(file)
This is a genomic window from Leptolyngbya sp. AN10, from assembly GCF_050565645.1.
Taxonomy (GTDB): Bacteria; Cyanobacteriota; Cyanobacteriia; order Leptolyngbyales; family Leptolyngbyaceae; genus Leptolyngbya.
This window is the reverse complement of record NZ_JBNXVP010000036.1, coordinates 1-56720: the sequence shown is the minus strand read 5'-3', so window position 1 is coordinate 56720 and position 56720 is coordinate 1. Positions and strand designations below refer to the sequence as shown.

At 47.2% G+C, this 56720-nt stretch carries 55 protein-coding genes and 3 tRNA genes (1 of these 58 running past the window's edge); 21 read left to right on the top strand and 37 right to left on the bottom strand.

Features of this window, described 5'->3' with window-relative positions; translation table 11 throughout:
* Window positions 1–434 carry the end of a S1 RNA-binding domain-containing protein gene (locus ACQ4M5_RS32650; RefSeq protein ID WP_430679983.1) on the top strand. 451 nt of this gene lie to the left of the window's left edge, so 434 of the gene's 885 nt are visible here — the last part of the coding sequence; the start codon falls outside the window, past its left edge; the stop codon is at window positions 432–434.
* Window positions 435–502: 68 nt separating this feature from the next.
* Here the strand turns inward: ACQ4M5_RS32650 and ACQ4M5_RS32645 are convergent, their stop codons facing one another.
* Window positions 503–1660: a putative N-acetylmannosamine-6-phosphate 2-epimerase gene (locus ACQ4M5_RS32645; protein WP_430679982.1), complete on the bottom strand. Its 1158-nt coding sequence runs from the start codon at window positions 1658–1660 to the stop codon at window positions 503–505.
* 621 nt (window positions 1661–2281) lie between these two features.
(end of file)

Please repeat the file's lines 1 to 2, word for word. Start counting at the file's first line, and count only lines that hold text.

This is a genomic window from Leptolyngbya sp. AN10, from assembly GCF_050565645.1.
Taxonomy (GTDB): Bacteria; Cyanobacteriota; Cyanobacteriia; order Leptolyngbyales; family Leptolyngbyaceae; genus Leptolyngbya.